Julia Seary - profile

The Woodland Trust: Restoration of the Fingle Woods

What they do

The Woodland Trust is the UK's leading woodland conservation charity. Over the last 30 years the Trust has acquired more than 1,000 woodland sites covering over 50,000 acres. It has over 300,000 members and supporters.

The Woodland Trust’s aims are:

  • to enable the creation of more native woods and places rich in trees;
  • to protect native woods, trees and their wildlife for the future;
  • to inspire everyone to enjoy and value woods and trees.


In June 2013 two of the UK’s biggest conservation charities, the Woodland Trust and the National Trust, joined forces to purchase and restore 825 acres of forest. The Fingle Woods, on the edge of Dartmoor, was one of the largest blocks of commercial woodland to come to the market in the last 20 years. Fingle Woods has more than 525 acres of damaged ancient woodland, the richest land habitat for species in the UK. The woods are bordered by two National Trust properties and attract tens of thousands of visitors a year, but lack of public access across much of the site has prevented visitors from enjoying them. Sites of this size and nature rarely come on to the market, so quick action was required to secure its future. The Woodland Trust instructed Roythornes to deal with the multi-million-pound purchase; contracts had to be exchanged within two weeks.


The Roythornes team was led by one of our property partners, Vember Mortlock, with assistance from solicitor Rebecca Jackson. Their main challenge was to lead this complex project through to exchange and completion within the deadlines. At the same time, the charitable status of the buyers meant Charity Act 2011 rules needed to be observed. As with many rural land sales, a wide range of technical matters had to be addressed e.g. relating to boundaries, rights of way and access. Access was particularly important given the buyers’ plans to open up significant parts of the site to the public. Shooting rights, stalking and fishing rights and other third party rights had to be investigated and dealt with, along with rights to take water from reservoirs, springs and streams. In addition, there were riding permits in place, and a protected ancient monument.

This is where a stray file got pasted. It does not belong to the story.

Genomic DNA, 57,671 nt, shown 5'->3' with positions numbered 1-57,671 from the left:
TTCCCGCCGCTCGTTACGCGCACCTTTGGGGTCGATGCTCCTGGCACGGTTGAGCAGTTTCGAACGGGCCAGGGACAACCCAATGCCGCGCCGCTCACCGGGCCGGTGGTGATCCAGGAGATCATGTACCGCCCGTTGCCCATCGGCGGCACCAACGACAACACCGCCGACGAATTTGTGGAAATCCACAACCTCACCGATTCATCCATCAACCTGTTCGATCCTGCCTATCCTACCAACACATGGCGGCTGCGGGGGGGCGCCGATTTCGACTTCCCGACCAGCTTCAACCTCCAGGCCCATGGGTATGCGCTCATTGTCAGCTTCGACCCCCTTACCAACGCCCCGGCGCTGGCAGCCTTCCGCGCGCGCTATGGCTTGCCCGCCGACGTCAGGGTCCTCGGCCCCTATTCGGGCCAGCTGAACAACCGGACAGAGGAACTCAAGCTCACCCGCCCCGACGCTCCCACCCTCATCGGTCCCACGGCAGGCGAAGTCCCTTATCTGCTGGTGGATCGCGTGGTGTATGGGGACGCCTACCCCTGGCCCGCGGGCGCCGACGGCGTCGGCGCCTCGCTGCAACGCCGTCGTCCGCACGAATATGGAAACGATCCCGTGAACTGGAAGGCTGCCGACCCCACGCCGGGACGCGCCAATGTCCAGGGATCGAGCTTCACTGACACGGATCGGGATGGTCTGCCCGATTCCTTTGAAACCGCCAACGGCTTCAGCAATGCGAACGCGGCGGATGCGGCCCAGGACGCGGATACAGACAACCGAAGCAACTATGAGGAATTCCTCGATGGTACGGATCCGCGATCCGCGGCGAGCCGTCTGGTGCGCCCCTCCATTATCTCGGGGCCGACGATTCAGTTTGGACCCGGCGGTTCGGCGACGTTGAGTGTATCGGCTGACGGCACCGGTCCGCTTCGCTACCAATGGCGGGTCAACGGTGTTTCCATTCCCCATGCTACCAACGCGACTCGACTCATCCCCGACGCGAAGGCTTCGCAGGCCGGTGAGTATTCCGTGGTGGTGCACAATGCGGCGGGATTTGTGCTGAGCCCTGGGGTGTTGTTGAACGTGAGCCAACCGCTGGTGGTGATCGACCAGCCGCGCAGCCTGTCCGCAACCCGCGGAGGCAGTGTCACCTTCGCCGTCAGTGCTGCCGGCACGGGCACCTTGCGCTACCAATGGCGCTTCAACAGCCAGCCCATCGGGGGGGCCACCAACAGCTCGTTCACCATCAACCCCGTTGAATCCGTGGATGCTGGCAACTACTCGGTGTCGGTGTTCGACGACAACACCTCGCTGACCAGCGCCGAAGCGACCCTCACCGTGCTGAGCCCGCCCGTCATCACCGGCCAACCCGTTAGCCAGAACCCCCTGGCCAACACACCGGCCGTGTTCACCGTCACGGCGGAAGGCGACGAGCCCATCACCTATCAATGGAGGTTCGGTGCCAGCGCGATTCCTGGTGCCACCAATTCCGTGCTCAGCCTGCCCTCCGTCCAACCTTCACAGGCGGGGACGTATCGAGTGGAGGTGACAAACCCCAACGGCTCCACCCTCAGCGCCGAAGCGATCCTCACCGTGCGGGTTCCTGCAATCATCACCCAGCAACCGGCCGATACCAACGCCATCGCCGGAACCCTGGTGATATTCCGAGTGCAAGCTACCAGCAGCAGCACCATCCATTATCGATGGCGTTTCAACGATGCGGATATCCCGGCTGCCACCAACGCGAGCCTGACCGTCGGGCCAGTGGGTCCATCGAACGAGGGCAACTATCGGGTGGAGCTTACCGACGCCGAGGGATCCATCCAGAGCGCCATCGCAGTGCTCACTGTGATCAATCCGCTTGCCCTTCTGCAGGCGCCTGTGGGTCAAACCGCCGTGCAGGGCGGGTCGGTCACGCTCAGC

Exchange of contracts took place within the two week deadline. This was no mean achievement given the complexity of the various rights and interests affecting the site and the involvement of more than one buyer. It was helped by the focus of the parties involved and the fact that everyone was working towards the same goal. From the Woodland Trust’s point of view, this has secured a safe future for the Fingle Woods. The plan is to restore the planted conifer areas back to native ancient woodland by clearing them and allowing the native woodland to regenerate and become a haven for wildlife and plants. The two charities launched a fundraising campaign to raise £5 million to cover the purchase price and the first 20 years of restoration.